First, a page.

Meet the Patron Saint of the Internet.
Spain cherishes two saints named Isidore. The first, Isidore the Laborer, is the Patron Saint of Madrid.
But this studious man outside the National Library of Spain is Isidore of Seville—”the last scholar of the ancient world.” Born around A.D. 560, Isidore came to prominence under the rule of the Visigoths and helped to convert the kings from their Arian faith to Catholicism.
Isidore also wrote the Etymologiae, a famous encyclopedia that covered everything from the origin of words (etymology) to beasts, birds, and the law. This book was hugely popular in the medieval ages and many copies of it still exist.
It isn’t always trustworthy—Isidore indulged in some flights of fancy with sources & words—but it’s almost always entertaining. Here are a few excerpts, translated by The Medieval Bestiary:
Hedgehog (Etymologies, Book 12, 3:7)
The hedgehog is covered with quills, which it stiffens when threatened, and rolling itself into a ball is thus protected on all sides. After it cuts a bunch of grapes off a vine it rolls over them so it can carry the grapes to its young on its quills.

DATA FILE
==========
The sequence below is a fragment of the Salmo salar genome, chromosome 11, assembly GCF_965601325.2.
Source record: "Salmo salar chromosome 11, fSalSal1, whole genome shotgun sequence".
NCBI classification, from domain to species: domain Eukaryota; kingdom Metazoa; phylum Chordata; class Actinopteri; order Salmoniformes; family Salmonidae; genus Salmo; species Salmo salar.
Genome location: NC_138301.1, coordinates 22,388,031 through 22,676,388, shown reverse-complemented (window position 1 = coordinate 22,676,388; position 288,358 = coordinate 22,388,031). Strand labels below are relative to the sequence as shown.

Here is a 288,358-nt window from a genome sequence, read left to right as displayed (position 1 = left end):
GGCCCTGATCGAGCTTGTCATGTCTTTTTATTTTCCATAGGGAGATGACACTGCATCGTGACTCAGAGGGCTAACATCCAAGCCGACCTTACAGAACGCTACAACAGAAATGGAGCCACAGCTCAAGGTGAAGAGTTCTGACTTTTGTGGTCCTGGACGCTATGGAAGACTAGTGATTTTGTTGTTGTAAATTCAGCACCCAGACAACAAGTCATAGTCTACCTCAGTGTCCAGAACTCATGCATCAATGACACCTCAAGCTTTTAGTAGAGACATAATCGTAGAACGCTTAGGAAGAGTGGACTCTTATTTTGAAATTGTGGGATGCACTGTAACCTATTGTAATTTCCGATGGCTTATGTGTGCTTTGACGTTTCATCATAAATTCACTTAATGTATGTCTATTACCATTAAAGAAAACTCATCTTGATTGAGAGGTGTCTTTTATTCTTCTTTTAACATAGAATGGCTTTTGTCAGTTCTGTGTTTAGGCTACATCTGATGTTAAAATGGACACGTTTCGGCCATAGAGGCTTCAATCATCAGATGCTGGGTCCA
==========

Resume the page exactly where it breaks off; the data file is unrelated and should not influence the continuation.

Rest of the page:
Phoenix (Etymologies, Book 12, 7:22)
The phoenix is a bird of Arabia, which gets its name from its purple (phoeniceus) color; or because it is singular and unique in the world and the Arabs call singular and unique phoenix. It lives for 500 years or more. When it sees that it has grown old, it builds a pyre for itself from spices and twigs, and facing the rays of the rising sun, ignites a fire and fans it with its wings, and rises again from its own ashes.
Whale (Etymologies, Book 12, 6:6)
Whales (ballenae) conceive through coition with the sea-mouse. (Book 12, 6:7-8). Whales are immense beasts, with bodies equal to mountains. They have their name from emitting water, for the Greek ballein means emit; they raise waves higher than those of any other sea beast. They are called monsters (cete) because of their horribleness.